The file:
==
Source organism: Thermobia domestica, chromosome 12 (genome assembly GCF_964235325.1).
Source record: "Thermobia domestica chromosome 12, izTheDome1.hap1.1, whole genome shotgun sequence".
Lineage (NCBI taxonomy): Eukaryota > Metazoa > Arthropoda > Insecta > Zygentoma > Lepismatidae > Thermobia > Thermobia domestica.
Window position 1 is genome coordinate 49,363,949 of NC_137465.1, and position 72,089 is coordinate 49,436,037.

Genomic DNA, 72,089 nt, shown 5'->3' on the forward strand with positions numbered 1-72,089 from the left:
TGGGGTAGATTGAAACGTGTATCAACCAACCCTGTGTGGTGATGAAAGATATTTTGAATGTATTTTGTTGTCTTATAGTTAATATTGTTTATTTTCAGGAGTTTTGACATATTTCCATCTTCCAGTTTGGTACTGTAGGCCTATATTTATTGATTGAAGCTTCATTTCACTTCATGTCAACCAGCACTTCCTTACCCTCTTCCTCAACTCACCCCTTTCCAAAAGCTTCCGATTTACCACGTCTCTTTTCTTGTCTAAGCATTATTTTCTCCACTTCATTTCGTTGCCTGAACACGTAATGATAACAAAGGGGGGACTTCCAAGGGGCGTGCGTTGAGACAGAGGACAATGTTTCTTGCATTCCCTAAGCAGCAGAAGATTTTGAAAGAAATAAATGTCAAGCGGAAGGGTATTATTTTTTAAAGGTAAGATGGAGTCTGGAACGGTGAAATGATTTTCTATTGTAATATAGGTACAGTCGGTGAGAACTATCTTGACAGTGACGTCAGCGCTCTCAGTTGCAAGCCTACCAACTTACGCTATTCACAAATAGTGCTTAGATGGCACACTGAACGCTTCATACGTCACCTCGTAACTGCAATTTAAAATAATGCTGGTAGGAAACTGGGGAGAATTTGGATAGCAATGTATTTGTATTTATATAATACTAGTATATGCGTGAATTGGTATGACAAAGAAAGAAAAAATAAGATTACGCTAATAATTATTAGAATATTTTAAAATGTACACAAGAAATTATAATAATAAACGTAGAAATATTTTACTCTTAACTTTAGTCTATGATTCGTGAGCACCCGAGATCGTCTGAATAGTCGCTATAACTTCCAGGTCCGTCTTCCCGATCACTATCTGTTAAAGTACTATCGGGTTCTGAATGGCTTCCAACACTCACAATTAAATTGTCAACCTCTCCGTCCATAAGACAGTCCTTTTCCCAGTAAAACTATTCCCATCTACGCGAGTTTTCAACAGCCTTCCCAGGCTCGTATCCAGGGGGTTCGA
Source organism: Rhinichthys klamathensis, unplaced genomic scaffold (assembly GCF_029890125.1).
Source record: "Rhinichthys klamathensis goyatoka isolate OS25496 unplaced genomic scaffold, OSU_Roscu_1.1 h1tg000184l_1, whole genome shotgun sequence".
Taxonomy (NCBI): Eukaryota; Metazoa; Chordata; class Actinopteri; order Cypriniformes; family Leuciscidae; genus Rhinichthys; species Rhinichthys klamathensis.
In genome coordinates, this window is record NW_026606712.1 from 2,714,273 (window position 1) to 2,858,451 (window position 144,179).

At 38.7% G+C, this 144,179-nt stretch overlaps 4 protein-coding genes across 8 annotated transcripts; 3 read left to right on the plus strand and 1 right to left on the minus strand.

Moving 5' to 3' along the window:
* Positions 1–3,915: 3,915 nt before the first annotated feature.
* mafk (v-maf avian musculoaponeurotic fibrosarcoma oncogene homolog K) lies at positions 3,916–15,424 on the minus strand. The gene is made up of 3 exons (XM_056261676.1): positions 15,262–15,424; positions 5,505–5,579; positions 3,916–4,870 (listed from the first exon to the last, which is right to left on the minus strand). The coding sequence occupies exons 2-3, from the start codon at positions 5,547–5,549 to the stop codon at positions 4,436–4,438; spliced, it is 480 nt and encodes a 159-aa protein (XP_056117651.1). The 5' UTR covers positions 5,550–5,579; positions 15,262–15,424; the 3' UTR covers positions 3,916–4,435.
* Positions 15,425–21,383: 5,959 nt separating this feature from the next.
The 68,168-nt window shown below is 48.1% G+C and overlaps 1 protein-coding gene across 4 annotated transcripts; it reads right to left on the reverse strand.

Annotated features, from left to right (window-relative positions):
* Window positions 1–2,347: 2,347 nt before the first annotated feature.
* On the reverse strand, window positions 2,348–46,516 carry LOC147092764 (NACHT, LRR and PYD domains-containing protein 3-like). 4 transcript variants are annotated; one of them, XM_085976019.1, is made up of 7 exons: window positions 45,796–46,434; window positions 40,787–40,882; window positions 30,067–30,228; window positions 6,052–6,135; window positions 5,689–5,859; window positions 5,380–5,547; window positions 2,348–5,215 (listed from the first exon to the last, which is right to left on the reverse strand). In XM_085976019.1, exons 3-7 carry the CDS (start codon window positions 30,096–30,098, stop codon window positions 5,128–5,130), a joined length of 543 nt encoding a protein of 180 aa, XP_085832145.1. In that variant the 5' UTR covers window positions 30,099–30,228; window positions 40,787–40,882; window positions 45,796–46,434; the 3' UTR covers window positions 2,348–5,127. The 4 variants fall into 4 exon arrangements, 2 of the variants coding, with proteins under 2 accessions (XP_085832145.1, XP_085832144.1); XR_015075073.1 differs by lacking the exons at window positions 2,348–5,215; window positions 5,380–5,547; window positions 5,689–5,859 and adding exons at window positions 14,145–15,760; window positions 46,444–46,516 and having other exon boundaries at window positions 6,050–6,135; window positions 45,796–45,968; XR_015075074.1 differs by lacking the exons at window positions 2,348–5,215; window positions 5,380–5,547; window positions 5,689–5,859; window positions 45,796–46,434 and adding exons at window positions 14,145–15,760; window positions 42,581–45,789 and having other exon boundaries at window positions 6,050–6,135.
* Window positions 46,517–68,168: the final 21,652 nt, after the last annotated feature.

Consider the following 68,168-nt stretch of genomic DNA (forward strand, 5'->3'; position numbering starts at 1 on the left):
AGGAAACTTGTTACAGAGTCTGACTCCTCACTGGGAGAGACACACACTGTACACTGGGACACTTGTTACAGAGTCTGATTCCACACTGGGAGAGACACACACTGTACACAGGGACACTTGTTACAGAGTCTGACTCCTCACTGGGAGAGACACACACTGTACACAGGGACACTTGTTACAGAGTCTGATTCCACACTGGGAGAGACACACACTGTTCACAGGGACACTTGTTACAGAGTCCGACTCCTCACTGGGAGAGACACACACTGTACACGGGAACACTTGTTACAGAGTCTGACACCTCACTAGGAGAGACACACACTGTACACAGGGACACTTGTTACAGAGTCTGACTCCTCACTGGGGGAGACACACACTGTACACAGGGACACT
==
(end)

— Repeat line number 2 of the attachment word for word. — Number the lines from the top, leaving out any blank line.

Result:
Source record: "Thermobia domestica chromosome 12, izTheDome1.hap1.1, whole genome shotgun sequence".